PERRIS, Calif. -- Asface 75 counts of child abuse, torture and neglect of their 13 children, more information is coming out about what happened once the . Mary Parks, spokesperson for the Riverside County Department of Social Services said that of the 60,000 calls they received last year, "not one" was about the Turpins.
"We did not get one phone call nor did the police department," Parks said. "And we have staffs, teams of professionals, that man our hotlines 24/7, trained to take those calls."
A source close to the investigation tells CBS News:
- All of the 13 siblings had diminished mental capacity
- The 17-year-old girl has a first-grade-level education
- They are all extremely pale, scared and skittish
- After being freed, they specifically asked social workers if they could stay together.
- They didn't ask anything about their parents.
- They were, according to our source, astounded that people wanted to help them.
- After receiving clothing, some described being "honored" to finally have shoes of their own.
- Eventually, investigators could get a window into their world -- every child kept a journal. Several boxes of journals were recovered inside the home.
One thing county officials have been weighing is what happens next for the six children who are over 18 -- no longer minors.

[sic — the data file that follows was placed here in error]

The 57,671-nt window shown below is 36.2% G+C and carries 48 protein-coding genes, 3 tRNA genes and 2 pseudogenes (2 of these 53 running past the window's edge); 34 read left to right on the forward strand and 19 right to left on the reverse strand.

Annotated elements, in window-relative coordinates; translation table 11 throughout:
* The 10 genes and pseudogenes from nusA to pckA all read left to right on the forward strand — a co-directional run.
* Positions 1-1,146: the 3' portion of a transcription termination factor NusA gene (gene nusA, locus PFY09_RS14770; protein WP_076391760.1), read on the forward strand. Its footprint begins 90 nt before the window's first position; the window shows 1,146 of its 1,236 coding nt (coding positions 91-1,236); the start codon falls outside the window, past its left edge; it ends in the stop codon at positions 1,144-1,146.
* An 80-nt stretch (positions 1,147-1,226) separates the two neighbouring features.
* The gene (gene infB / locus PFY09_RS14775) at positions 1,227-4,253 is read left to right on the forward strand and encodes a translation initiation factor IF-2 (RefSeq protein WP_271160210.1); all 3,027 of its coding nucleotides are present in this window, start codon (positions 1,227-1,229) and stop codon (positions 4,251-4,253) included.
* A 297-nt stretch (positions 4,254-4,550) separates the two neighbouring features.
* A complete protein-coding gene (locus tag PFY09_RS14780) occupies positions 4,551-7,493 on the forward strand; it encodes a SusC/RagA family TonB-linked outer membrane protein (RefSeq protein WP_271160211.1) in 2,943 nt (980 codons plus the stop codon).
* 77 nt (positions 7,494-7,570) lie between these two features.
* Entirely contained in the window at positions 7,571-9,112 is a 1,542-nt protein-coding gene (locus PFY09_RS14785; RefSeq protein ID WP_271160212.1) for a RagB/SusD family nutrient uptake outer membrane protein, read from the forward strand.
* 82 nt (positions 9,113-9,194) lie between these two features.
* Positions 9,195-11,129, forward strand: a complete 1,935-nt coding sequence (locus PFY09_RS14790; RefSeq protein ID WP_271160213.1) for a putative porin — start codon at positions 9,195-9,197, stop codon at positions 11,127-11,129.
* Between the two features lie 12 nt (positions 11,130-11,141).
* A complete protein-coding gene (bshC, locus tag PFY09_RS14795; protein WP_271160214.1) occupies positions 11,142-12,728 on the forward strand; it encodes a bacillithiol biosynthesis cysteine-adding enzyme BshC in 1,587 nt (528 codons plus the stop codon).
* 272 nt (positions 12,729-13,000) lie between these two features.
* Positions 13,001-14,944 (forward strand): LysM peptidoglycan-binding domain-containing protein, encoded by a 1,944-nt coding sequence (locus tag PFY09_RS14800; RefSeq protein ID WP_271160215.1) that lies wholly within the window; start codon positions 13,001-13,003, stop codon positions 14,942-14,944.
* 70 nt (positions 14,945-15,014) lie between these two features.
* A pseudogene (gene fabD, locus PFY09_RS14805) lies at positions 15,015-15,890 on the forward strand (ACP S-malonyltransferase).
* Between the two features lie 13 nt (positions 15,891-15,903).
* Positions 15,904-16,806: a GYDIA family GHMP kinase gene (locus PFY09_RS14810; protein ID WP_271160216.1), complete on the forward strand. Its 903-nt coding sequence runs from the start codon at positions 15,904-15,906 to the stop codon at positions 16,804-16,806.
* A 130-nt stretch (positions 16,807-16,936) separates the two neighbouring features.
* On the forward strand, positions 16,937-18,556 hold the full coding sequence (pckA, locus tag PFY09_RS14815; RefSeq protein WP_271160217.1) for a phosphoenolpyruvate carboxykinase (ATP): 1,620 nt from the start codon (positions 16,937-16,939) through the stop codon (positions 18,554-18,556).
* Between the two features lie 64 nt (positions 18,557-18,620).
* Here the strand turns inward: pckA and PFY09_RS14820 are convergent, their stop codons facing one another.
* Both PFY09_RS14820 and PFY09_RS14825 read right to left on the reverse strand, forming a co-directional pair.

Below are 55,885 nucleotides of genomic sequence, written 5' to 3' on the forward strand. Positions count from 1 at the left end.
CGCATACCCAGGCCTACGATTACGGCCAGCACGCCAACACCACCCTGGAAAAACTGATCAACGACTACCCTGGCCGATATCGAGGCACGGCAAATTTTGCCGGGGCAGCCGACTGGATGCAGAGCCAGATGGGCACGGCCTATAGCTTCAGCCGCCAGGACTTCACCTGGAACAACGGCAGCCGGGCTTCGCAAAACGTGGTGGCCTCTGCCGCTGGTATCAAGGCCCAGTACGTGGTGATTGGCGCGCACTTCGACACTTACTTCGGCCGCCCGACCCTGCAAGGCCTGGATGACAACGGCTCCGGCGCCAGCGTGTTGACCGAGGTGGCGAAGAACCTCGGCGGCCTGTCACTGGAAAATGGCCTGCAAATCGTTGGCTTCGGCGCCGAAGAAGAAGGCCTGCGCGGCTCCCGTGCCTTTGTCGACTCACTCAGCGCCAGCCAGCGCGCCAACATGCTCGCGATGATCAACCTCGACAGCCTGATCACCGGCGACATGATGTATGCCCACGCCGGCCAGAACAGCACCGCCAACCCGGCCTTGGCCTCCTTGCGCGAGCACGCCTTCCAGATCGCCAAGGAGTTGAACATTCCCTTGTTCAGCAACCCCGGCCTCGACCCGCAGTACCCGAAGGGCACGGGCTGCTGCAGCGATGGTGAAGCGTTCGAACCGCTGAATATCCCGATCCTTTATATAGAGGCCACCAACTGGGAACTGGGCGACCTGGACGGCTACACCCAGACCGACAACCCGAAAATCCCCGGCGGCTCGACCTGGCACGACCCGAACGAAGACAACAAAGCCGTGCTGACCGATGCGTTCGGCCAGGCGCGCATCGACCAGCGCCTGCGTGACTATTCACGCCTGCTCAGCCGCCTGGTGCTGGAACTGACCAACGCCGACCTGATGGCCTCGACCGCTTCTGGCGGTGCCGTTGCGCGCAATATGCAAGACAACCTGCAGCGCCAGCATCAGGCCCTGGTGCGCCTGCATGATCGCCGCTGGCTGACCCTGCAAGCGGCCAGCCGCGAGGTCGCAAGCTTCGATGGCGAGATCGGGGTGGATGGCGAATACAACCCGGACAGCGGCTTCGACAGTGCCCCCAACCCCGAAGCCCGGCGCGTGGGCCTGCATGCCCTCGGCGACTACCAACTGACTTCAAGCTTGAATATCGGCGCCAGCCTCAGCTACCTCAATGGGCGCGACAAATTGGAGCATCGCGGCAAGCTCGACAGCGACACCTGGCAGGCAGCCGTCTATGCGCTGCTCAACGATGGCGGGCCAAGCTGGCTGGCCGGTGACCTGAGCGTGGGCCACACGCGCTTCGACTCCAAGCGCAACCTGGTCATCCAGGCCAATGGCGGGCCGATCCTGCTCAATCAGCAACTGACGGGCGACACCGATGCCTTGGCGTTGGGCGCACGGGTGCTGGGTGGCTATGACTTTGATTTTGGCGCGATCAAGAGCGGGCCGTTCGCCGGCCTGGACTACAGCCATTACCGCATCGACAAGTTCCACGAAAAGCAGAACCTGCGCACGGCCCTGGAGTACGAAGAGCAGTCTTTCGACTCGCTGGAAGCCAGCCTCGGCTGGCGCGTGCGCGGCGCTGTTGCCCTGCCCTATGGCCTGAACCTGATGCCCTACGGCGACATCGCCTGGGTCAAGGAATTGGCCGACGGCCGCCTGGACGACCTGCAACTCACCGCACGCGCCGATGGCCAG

Susan von Zabern, the director of the Riverside County Department of Public Social Services, said they "will be seeking authorization for the adult children as well as the minor children, and if conservatorship is necessary, that is what we will be seeking."
CBS News has just learned that someone in Southern California has volunteered to take in and adopt all 13 of the kids and adults and their release to that family could happen as early as Monday. The seven adult siblings are currently being cared for at a local hospital.
The six minor siblings are also together at another hospital. CBS News has been told that physically, they're doing well, despite their horrifying ordeal.
Bail for the parents has been set at $12 million each. Prosecutors said the abuse started when the family was living in Texas, but the plan to escape was hatched about two years ago.
Prosecutors said the 17-year-old escaped out of a window on Sunday morning, taking a sibling with her. That sibling got scared and went back inside -- but that didn't derail the plan.
Prosecutors said that in addition to the beatings, the siblings were also restrained with ropes.
"These defendants eventually began using chains and padlocks to chain up the victims to their bed," said Riverside District Attorney Mike Hestrin. "These punishments would last months at a time."
They allege the siblings were not allowed to use the bathroom, they were allowed to take only one shower a year and were only allowed to wash their hands above the wrist. They were fed very little and were on a strict schedule.
"The 29-year-old female victim weighs 82 pounds," Hestrin said.
The parents were also accused of taunting them, such as putting pies on the counter and not letting them eat it. The siblings had not seen a doctor in years, and they had never seen a dentist. Workers say their adjustment to society will be challenging.
"They lack a basic knowledge of life -- many of the children didn't a know what a police officer was," Hestrin said.